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Taking a Hard Line on Independence

Editor's Note: This article is reprinted from Vision Magazine, Vol. 6, Issue 2, Fall, 2003: http://www.cnib.ca

So important is his sense of privacy and independence to Robin East that he took the Saskatoon City Council before the Human Rights Commission for not having municipal election ballots available in an alternate format. At the next municipal election, the ballots will be brailled, and there will be information sheets in braille as well. The province says it won't be ready to do the same by the next provincial election, but he has the promise of the clerk and the Minister that they will make polling booths accessible for voters who are blind or visually impaired.

Parents bring their Grade 9 students to see Robin on "Take Our Kids to Work Day". The Canada Customs and Revenue Agency (CCRA) collections officer turns off the monitor on his computer and asks, "OK, how are you going to get the information you need to do the job?"

Welcome to Robin East's world. Papers for a meeting? Get them brailled. Email attachments? Give them a name, not a number. Power Point presentations? Get them reformatted or brailled. Something in his In basket? Tell him before you walk away.

His clients at CCRA first "meet" him over the telephone, so they don't know he's blind. When they eventually come into the office, they see his guide dog and realize. "They're usually very curious and want to know how I do things."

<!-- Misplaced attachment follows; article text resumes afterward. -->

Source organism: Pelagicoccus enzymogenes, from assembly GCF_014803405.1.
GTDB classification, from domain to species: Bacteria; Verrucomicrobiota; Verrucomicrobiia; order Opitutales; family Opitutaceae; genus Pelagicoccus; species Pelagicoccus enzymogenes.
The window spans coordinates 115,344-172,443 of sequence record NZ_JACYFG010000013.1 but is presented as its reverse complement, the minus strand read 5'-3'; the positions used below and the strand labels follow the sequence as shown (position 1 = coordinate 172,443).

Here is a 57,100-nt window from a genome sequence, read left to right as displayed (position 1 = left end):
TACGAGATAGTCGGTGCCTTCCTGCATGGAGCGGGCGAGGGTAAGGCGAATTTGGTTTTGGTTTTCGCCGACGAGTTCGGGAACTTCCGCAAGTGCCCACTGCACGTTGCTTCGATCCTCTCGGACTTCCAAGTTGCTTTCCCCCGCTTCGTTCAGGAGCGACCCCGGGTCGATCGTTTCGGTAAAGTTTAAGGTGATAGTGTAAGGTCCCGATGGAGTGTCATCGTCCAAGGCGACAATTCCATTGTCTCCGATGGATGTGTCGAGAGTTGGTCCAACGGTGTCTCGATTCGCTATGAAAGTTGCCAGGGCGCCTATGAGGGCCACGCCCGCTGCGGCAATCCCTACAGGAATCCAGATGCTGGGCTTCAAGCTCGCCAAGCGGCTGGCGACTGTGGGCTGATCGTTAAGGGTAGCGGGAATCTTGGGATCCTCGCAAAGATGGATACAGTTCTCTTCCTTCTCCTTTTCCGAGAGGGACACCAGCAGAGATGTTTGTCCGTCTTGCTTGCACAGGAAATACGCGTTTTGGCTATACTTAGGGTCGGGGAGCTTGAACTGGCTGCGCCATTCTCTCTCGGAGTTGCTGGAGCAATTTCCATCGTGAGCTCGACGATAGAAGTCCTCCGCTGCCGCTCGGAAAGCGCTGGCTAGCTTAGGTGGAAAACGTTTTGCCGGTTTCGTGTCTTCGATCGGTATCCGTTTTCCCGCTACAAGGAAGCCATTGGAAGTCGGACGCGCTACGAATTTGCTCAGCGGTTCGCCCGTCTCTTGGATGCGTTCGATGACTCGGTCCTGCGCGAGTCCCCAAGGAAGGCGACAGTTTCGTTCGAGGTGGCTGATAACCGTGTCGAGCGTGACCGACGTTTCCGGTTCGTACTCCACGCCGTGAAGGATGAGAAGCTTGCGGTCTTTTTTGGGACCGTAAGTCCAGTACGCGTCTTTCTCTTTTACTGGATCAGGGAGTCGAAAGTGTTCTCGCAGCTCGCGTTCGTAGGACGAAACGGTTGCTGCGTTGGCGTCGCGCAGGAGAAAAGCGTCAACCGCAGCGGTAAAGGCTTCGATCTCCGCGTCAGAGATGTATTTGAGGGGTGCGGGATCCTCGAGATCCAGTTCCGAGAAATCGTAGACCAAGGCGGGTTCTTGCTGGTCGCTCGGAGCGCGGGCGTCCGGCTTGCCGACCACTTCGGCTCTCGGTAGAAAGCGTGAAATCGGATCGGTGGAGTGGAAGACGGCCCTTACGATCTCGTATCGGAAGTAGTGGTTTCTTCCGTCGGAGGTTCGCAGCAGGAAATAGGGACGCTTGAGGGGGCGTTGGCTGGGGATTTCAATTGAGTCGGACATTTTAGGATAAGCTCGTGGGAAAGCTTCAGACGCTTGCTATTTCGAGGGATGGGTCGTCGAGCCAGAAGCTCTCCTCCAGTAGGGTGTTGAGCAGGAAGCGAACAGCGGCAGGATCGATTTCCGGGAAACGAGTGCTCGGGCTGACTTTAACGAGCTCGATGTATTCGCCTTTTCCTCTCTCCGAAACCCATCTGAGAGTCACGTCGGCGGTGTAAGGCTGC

Blinded by retinitis pigmentosa in 1982, Robin went back to school to get a degree in social work but was unable to find work in his chosen field. He succeeded in obtaining the position at CCRA and uses his social work skills in his volunteer and community work.

Robin is President of the National Federation of the Blind: Advocates for Equality in the Saskatoon area, President of his local community association, an active union member, and a member of the Minister of Community Resources and Employment's Advisory Committee. Oh yes, and he has three children who expect him to turn up for soccer games.

Robin has had to take a hard line to achieve the level of independence he wants. "Mail that isn't in alternate format gets shredded. My bank statements come in braille. My telephone bill I can look up on the website. I have to do this, otherwise my wife has to do it for me. And I didn't marry her so she could be my reader!"

What advice does he have for others? "Be honest. If you need something, put it in writing. Follow a process for getting what you need. Be professional and courteous--and don't give up." It also helps to learn braille: "You can't file documents without it. I used to say I don't need it, I've got a computer, but you can't do financial statements in speech. They're easy in braille."

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